2 Saudi Oil Tankers Damaged by ‘Sabotage Attacks’

Regional tensions are prospected to mount as Saudi Arabia said Monday two of its oil tankers were sabotaged off the coast of the United Arab Emirates in attacks that caused “significant damage” to the vessels.

According to the kingdom’s energy minister, Khalid al-Falih, the attacks on the two tankers happened at 6 a.m. Sunday.

“One of the two vessels was on its way to be loaded with Saudi crude oil from the port of Ras Tanura, to be delivered to Saudi Aramco’s customers in the United States,” al-Falih said. “Fortunately, the attack didn’t lead to any casualties or oil spill; however, it caused significant damage to the structures of the two vessels.”

Saudi Arabia did not identify the vessels involved, nor did it say whom it suspected of carrying out the alleged sabotage.

The alleged attacks happened one day after the U.S. issued a new warning to sailors and the UAE’s regional allies condemned the reported sabotage Sunday of four ships off the coast of the port city of Fujairah.

While Iranian and Lebanese media outlets aired false reports of explosions at the city’s port, Emirati officials have declined to elaborate on the nature of the sabotage or say who might have been responsible.

The U.S. has warned ships that “Iran or its proxies” could be targeting maritime traffic in the region. America is deploying an aircraft carrier and B-52 bombers to the Persian Gulf to counter alleged threats from Tehran, AP reported.

Shortly after the Saudi announcement, Iran’s Foreign Ministry called for further clarification about what exactly happened with the Saudi tankers. The ministry’ spokesman, Abbas Mousavi, was quoted by the official IRNA news agency as saying there should be more information about the incident.

Mousavi also warned against any “conspiracy orchestrated by ill-wishers” and “adventurism by foreigners” to undermine the maritime region’s stability and security.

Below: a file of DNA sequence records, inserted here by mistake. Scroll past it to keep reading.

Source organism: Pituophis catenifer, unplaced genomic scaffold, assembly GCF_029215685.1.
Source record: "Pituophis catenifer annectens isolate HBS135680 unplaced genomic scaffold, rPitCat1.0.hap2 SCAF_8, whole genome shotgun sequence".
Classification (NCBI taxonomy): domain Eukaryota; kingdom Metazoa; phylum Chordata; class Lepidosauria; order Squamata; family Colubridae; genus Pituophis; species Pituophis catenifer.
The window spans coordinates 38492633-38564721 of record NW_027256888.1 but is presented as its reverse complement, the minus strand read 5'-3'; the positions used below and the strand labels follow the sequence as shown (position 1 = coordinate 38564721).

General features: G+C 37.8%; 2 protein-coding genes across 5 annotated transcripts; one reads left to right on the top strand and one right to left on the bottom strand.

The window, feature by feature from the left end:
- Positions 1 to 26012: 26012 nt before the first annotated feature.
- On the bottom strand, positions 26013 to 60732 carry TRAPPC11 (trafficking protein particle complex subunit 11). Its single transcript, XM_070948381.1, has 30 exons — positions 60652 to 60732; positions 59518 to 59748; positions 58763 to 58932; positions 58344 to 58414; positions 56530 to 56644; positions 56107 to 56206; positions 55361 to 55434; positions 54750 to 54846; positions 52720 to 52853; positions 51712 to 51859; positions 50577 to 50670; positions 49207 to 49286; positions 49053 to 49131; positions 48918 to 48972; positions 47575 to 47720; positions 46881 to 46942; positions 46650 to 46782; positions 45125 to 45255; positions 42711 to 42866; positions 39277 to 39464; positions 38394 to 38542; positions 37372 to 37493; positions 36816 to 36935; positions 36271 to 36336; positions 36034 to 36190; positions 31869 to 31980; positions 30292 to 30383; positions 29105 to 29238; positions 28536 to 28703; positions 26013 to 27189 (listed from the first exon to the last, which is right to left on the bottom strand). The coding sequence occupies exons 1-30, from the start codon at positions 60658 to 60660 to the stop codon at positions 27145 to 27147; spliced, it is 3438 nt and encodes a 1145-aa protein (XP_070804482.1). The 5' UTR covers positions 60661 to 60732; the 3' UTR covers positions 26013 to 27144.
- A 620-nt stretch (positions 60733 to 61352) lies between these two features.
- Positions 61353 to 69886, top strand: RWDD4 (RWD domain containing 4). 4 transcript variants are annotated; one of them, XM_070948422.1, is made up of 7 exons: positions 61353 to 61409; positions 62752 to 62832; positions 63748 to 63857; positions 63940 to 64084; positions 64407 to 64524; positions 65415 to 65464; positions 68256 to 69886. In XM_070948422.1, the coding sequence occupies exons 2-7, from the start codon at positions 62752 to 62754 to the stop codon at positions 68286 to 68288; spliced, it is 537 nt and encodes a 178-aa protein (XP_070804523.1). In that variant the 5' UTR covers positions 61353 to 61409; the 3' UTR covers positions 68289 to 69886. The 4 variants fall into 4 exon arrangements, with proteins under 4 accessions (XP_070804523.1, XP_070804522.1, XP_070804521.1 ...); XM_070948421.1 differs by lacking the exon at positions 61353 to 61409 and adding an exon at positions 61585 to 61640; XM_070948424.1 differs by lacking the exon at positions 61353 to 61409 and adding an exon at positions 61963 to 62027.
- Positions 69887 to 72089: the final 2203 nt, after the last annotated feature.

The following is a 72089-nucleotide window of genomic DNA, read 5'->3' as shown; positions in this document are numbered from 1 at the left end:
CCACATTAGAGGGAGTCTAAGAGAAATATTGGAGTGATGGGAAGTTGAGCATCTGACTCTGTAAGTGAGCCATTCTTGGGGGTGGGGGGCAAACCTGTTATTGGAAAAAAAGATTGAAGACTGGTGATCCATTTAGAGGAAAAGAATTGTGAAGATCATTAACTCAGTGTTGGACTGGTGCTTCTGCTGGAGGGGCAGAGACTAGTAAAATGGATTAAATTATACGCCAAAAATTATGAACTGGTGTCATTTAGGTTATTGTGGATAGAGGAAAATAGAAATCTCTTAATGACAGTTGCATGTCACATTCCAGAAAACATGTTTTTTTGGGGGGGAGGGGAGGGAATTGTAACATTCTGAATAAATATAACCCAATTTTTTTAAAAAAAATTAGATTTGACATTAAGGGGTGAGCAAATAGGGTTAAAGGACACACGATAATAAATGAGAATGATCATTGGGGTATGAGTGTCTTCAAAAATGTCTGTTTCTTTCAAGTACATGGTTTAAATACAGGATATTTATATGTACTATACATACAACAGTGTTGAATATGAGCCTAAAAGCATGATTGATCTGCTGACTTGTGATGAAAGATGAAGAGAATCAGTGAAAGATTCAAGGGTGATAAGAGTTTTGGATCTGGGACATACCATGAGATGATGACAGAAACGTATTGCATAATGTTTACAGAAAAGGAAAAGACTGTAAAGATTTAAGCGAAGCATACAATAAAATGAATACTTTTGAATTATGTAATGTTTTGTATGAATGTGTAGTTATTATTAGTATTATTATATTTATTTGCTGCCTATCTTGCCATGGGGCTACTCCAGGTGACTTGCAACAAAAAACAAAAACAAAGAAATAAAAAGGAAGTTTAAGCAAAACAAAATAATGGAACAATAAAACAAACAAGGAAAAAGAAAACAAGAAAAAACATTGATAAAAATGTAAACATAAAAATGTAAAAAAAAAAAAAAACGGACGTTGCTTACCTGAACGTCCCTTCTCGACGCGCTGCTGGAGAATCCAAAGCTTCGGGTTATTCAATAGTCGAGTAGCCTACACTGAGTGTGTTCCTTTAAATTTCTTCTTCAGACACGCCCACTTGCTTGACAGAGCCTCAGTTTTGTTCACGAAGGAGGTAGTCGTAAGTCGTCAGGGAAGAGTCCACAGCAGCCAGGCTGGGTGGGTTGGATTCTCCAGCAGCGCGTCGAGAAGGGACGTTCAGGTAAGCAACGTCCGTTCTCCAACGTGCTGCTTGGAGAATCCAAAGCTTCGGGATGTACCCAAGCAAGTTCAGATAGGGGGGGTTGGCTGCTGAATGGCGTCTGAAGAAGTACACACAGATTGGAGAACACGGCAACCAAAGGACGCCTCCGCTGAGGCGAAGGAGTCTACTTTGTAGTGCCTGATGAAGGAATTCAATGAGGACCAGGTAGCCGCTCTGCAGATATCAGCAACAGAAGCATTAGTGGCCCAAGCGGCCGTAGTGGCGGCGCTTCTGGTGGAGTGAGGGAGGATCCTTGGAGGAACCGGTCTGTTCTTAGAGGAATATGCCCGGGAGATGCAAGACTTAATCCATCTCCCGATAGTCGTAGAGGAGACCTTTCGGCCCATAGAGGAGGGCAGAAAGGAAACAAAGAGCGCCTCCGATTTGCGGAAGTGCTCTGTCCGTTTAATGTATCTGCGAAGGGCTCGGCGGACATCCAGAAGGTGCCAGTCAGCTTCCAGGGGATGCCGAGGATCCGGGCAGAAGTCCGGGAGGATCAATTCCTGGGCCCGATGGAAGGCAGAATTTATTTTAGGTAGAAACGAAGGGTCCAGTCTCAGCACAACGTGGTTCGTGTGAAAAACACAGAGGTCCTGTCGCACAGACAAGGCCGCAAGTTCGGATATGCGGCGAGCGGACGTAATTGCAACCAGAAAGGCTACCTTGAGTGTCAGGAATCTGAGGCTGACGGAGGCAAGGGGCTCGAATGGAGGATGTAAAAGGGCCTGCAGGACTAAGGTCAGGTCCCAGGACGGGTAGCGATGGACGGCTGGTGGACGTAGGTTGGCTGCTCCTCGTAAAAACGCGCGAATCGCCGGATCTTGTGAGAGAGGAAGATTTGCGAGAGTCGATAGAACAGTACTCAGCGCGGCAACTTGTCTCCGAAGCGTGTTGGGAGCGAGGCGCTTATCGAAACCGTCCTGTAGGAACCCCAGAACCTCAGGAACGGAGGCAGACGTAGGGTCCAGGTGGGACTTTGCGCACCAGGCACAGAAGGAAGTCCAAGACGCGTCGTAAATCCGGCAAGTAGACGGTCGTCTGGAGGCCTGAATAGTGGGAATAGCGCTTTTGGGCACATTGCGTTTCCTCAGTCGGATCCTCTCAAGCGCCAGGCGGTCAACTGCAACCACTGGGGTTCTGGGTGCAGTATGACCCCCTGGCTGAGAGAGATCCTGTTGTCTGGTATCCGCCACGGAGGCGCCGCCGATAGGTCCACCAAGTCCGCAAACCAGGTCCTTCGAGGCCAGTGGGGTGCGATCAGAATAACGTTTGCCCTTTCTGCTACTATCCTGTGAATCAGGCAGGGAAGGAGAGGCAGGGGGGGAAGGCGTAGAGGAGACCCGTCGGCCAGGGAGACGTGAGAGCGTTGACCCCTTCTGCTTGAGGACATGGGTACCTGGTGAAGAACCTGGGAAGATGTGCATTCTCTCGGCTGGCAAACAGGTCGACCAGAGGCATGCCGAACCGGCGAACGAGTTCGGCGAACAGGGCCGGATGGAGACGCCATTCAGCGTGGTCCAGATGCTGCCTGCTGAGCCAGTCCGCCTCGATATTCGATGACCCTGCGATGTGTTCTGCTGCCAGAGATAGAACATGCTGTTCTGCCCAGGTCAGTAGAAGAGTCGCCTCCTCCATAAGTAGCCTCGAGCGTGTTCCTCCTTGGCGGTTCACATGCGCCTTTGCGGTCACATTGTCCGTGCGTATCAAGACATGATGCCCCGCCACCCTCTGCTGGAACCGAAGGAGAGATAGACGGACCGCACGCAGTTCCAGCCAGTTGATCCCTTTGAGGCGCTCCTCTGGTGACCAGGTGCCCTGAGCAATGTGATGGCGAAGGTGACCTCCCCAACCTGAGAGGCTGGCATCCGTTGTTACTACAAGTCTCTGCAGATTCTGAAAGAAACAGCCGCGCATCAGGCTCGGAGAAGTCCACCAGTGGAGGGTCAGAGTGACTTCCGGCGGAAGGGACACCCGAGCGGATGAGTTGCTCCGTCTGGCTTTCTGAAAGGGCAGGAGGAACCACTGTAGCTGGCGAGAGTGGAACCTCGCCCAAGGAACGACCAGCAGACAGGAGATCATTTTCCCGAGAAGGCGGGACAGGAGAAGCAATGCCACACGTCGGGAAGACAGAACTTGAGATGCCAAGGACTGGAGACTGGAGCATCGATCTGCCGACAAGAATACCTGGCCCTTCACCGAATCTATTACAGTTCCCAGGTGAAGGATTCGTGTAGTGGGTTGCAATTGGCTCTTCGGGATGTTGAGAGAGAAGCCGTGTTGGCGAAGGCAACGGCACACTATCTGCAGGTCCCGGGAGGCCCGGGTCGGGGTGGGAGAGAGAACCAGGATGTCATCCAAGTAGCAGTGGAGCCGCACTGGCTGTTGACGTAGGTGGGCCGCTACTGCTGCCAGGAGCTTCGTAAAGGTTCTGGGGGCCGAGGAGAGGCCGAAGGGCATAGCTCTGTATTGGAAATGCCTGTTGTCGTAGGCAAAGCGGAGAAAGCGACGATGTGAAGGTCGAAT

A tanker is seen at the oil terminal of Fujairah

The kingdom’s Foreign Ministry condemned the incident in a statement published on the state-run Saudi Press Agency on Monday as a “criminal act” that threatens the “safety of maritime traffic, which reflects negatively on regional and international peace and security.”

Al-Falih also said the attack aimed to undermine the “security of oil supplies to consumers all over the world” and emphasized the “joint responsibility of the international community to protect” the safety of maritime navigation and oil tankers.

Underling the regional risk, the general-secretary of the six-nation Gulf Cooperation Council described the incident as a “serious escalation.”

“Such irresponsible acts will increase tension and conflicts in the region and expose its peoples to great danger,” Abdullatif bin Rashid al-Zayani said. Bahrain, Egypt and Yemen’s internationally recognized government similarly condemned the alleged sabotage.

A statement Sunday from the UAE’s Foreign Ministry put the ships near the country’s territorial waters in the Gulf of Oman, east of the port of Fujairah. It said it was investigating “in cooperation with local and international bodies.” It said there were “no injuries or fatalities on board the vessels” and “no spillage of harmful chemicals or fuel.”

The U.S. Navy’s 5th Fleet, which oversees the region, did not immediately offer comment. Emirati officials declined to answer questions from The Associated Press, saying their investigation is ongoing.

Fujairah’s port is about 140 kilometers (85 miles) south of the Strait of Hormuz, the narrow mouth of the Persian Gulf through which a third of all oil at sea is traded. The facility handles oil for bunkering and shipping, as well as general and bulk cargo. It is seen as strategically located, serving shipping routes in the Persian Gulf, the Indian subcontinent and Africa.

“Since early May, there is an increased possibility that Iran and/or its regional proxies could take action against U.S. and partner interests, including oil production infrastructure, after recently threatening to close the Strait of Hormuz,” the warning read. “Iran or its proxies could respond by targeting commercial vessels, including oil tankers, or U.S. military vessels in the Red Sea, Bab-el-Mandeb Strait or the Persian Gulf.”

Publicly available satellite images of the area taken Sunday showed no smoke or fire.

It remains unclear if the previous warning from the U.S. Maritime Administration is the same perceived threat that prompted the White House to order the USS Abraham Lincoln aircraft carrier strike group and B-52 bombers to the region on May 4.

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